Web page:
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TORNILLO, TEXAS

El Paso County, West Texas

State Highway 20
2 Miles S of I-10
About 35 Miles S of El Paso
2 Miles above the Mexican Border
Population: 1,609 (2000)

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History in a Pecan Shell

Named after a tree related to the Mesquite that was once harvested here for fuel in El Paso, the site was a planned development put together by El Paso businessmen in 1909.

The U.S. Government was planning to dam the Rio Grande and it seemed like a good time to irrigate what had been barren land.

A post office was applied for and granted in 1909. After the completion of the Elephant Butte Dam and Reservoir in 1916, the valley lands of El Paso County were officially organized as the Rio Grande Irrigation Project. Although Tornillo was the last to be improved, it became the center of its region and in time, the cotton gin at Torniillo became the largest in the state, processing 90 percent of the cotton produced in the El Paso valley.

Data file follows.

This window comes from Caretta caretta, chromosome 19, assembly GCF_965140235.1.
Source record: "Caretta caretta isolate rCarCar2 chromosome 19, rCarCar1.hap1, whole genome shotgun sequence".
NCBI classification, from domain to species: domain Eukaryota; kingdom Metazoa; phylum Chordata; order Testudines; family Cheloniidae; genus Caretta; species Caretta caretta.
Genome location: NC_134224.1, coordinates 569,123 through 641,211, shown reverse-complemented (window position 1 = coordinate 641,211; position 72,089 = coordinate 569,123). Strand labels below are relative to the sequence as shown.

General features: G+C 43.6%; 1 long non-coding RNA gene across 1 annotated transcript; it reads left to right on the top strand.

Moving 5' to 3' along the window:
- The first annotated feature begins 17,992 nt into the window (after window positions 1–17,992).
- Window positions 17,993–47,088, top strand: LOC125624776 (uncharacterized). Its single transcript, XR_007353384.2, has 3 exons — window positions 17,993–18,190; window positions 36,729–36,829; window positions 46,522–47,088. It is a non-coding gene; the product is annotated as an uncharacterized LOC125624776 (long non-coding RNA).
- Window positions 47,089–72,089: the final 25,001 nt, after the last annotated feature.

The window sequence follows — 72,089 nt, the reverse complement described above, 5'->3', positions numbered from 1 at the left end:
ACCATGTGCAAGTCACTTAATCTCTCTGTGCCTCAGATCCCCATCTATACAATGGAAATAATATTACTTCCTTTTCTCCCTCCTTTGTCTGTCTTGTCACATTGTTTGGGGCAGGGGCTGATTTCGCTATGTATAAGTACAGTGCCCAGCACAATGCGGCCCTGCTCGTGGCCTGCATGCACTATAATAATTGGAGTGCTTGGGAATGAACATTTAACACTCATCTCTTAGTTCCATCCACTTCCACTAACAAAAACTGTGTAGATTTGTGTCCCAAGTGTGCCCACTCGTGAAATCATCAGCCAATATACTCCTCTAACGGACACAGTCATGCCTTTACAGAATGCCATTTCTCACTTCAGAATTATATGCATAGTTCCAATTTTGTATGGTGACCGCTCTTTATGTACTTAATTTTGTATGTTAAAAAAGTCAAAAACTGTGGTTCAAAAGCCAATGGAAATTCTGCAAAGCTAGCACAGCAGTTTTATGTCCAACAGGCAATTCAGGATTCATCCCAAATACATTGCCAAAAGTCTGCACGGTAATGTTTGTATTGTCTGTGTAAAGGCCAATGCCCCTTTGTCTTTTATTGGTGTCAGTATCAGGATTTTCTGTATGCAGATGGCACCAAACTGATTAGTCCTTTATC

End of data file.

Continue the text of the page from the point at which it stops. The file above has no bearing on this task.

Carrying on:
The community's population peaked at 280 in the early 1930s, dropping to just 100 in 1933 as the Great Depression took hold. But by 1935 it had risen back to 250 where it has more or less remained for decades

The area has (since 1970) branched out into growing pecans. The proximity to I-10 has had a negative effect on Tornillo's business district and many residents commute to work in El Paso, yet from the 1990 census count of 24, it has grown to 1,609 for the 2000 census.
El Paso County TX 1940s Map
El Paso County 1940s Map Showing Tornillo (near Hudspeth County line)
Courtesy Texas General Land Office
Tornillo, Texas
Area Destinations:
El Paso
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